There is some good news under the sun (well, not exactly the sun on this wintry Friday). The Israeli government has made clear that the boycott of J Street is over. Actually, the Israeli government itself was not engaging in the boycott. During the recent trip to Israel with five members of Congress, the J Street Education Fund-sponsored Delegation met with high-level Israeli officials from across the political spectrum. Even the head of the Yesha Council (which represents the settler movement) met with the group.
But that wasn’t the story. The big news coming out of the trip was that Foreign Minister Avigdor Lieberman and Deputy Foreign Minister Danny Ayalon ignored J Street’s request that they meet with the Delegation (which, remember, included five House members). J Street was told nothing about why or even if its Delegation was being boycotted. But reporters from two major Israeli dailies were told that the Foreign Ministry had instructed officials not to meet with the Delegation.
This boycott did not sit well with members of Congress who, almost without exception, meet with high-level Israeli officials whenever they visit Israel. America is Israel’s primary ally in the world and Congress supplies it with the essential aid Israel needs to maintain its security. It is, to put it nicely, not smart to boycott US legislators no matter which organization is escorting them to the country.
Apparently, the Israeli government as a whole could see the blunder that the Foreign Ministry had committed and the Foreign Ministry’s action was condemned by key Israeli leaders (including former Foreign Minister and Kadima party chief Tzipi Livni).
And this week, criticism of the Ministry’s misstep was taken up in the Knesset. At Wednesday’s session, Kadima member Nachman Shai rose to ask why the J Street Delegation was not received by the Foreign Minister or his Deputy.
“Ladies and gentlemen, the bottom line is that neither the Foreign Minister nor his Deputy, who is sitting here in this room, received the Delegation from the US. I don’t understand why that happened. I want to denounce it, I want to hear explanations and mainly I want to hear, Mr. Deputy Foreign Minister, that it was a mistake, that it shouldn’t have happened, and that if J Street or any other group concerned with Jewish affairs and Israeli affairs in the US comes to Israel, the Foreign Ministry, including your honor, will meet them, because this is the most important dialogue that Israel should conduct.”
Former Labor Party leader, Amir Peretz, added: “I address the Prime Minister: you are going to the US in a few weeks. You are going to a meeting with AIPAC. That is fine. I am for it. It is very important. We must by no means minimize or underestimate the big debt we have to AIPAC. But here is your opportunity, Mr. Prime Minister. Invite them. Don’t go to the J Street conference but invite the J Street board to you. Listen to them. Give a feeling to all of the Jewish organizations from all ends of the spectrum, even if they don’t think like you, that they are wanted and that Israel welcomes them for making an effort to raise support for Israel, even if there are differences over the various issues on the agenda.”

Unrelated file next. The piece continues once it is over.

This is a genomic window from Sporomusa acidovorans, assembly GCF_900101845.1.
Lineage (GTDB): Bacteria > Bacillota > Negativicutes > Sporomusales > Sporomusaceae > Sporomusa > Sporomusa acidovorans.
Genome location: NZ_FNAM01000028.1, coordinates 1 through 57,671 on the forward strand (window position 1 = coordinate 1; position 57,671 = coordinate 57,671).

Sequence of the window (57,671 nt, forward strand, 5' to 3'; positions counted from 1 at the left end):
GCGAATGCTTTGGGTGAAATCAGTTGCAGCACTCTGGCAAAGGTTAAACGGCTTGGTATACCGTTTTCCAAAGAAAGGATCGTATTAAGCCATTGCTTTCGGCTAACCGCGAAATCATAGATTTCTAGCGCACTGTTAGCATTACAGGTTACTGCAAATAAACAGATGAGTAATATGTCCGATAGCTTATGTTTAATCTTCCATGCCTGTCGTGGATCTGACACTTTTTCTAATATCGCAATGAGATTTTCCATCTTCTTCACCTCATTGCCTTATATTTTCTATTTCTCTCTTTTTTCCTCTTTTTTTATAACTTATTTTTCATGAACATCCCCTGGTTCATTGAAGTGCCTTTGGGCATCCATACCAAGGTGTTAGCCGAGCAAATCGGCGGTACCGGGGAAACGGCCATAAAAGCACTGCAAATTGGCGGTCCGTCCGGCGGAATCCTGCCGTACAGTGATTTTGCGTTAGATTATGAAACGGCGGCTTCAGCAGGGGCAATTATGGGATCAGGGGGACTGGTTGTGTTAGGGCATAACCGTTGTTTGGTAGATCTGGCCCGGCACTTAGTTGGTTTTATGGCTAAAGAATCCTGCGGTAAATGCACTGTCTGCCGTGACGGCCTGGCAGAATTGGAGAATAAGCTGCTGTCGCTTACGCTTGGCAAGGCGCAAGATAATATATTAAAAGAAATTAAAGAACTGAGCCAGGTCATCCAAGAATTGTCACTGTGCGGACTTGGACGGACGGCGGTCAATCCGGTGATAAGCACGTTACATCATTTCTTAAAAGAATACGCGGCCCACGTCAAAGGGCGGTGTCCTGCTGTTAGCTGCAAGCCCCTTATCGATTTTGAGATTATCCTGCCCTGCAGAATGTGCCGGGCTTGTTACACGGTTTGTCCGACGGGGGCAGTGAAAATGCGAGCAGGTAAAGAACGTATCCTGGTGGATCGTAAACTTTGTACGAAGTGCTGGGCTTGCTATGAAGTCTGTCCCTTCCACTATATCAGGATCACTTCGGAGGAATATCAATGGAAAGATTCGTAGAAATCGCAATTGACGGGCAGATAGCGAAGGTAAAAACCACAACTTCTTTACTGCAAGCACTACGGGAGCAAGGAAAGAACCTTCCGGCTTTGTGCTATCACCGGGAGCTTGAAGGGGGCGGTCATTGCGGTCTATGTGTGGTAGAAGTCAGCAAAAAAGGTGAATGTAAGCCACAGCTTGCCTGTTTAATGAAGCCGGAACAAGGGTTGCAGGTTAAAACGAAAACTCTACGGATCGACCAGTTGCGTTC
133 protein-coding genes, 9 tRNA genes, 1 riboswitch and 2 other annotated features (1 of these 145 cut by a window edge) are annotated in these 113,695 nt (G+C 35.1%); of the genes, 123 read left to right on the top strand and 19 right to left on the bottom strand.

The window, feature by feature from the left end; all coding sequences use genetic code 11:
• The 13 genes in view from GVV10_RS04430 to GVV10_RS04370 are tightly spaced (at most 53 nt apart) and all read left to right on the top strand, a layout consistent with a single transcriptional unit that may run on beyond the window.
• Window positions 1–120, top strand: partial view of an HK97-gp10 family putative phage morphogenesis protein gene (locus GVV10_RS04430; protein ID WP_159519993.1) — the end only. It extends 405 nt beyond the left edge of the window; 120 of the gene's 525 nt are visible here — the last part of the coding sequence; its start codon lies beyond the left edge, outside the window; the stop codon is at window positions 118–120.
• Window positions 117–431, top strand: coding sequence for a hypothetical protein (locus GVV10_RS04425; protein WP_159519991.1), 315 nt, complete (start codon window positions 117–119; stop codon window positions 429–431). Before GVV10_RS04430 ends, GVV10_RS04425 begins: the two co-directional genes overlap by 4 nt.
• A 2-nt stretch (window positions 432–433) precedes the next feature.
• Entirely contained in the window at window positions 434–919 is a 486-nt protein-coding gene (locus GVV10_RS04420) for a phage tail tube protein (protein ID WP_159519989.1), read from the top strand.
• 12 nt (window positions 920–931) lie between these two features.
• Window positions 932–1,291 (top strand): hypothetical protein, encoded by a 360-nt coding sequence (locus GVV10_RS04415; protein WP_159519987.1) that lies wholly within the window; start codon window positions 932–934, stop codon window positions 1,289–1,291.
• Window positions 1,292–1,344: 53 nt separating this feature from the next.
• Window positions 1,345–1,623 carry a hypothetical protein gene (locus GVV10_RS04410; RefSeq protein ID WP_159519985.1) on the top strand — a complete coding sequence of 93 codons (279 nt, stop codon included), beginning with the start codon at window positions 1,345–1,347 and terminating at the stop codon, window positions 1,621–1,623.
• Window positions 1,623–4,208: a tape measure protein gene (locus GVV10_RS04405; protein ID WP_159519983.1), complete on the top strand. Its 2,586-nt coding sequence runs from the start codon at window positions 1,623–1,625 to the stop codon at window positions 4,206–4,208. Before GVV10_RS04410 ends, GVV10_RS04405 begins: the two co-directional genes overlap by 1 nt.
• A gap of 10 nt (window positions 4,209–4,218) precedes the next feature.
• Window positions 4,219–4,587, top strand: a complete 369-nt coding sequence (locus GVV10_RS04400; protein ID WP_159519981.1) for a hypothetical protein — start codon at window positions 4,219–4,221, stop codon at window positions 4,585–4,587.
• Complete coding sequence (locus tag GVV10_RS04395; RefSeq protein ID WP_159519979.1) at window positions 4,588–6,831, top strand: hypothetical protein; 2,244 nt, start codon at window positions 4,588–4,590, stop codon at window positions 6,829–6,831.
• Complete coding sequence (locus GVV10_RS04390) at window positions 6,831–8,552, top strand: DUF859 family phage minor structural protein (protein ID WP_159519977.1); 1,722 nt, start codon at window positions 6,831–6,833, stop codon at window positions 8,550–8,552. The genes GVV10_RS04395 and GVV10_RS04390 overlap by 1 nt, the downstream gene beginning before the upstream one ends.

Various members spoke — it was a very long debate. Some said the Foreign Ministry was right. Most said it was wrong. The Deputy Foreign Minister, Danny Ayalon, who had (along with the Foreign Minister) refused to see the Delegation, denied that the snub was intentional. It was just a matter of scheduling. But few were buying that. Everyone, whether they approved of the boycott or not, knew that it was no accident.
The funniest moment was when Ayalon told Peretz, “I don’t think you know the difference between J Street and K Street.” Ilan Gilon of the Meretz party defended Peretz: “It is very disrespectful to say to a Knesset member, a former Defense Minister, that he does not know the difference between J Street and K Street.”
It was a typical Knesset debate, bearing no resemblance to debates in our Congress which are Park Avenue tea parties by comparison. “Arrogant” “Impudent” “The street knows more than you.” “Insolent.” “Pigs.”
But, in the end, the sentiment of the Knesset was clear and the Deputy Foreign Minister, Danny Ayalon, speaking for the Netanyahu government, said this: “”Since you asked what is the policy of the Foreign Ministry towards J Street, I want to be clear about it. We will treat it exactly as we will treat any other Jewish organization in the US. There are organizations from the right, organizations from the left, organizations from the center, period.”
And that was that. From now on, J Street delegations — and J Street itself — will be treated like any other pro-Israel organization. At least, that is now the official government position.
Once again, some Israelis made clear that they do not make the equation — so often made here — that being pro-Israel requires marching in lockstep behind the Israeli government. (The Knesset debate demonstrated that). Perhaps the status quo pro-Israel organizations will, as is their custom, follow Israel’s lead in recognizing not only that J Street is here to stay but that it is a legitimate pro-Israel organization and that being pro-peace does not make one any less pro-Israel. I sure hope so. The ball is in their court.